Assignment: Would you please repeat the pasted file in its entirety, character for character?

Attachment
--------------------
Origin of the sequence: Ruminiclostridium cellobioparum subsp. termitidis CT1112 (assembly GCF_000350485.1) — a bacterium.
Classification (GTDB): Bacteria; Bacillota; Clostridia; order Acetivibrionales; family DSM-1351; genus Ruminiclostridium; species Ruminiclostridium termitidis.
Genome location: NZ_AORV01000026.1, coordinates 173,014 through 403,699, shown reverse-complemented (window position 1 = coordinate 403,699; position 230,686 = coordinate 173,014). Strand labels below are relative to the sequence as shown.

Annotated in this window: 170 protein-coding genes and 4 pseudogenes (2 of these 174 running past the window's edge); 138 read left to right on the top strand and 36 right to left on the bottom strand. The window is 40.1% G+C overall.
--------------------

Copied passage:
Origin of the sequence: Ruminiclostridium cellobioparum subsp. termitidis CT1112 (assembly GCF_000350485.1) — a bacterium.
Classification (GTDB): Bacteria; Bacillota; Clostridia; order Acetivibrionales; family DSM-1351; genus Ruminiclostridium; species Ruminiclostridium termitidis.
Genome location: NZ_AORV01000026.1, coordinates 173,014 through 403,699, shown reverse-complemented (window position 1 = coordinate 403,699; position 230,686 = coordinate 173,014). Strand labels below are relative to the sequence as shown.

Annotated in this window: 170 protein-coding genes and 4 pseudogenes (2 of these 174 running past the window's edge); 138 read left to right on the top strand and 36 right to left on the bottom strand. The window is 40.1% G+C overall.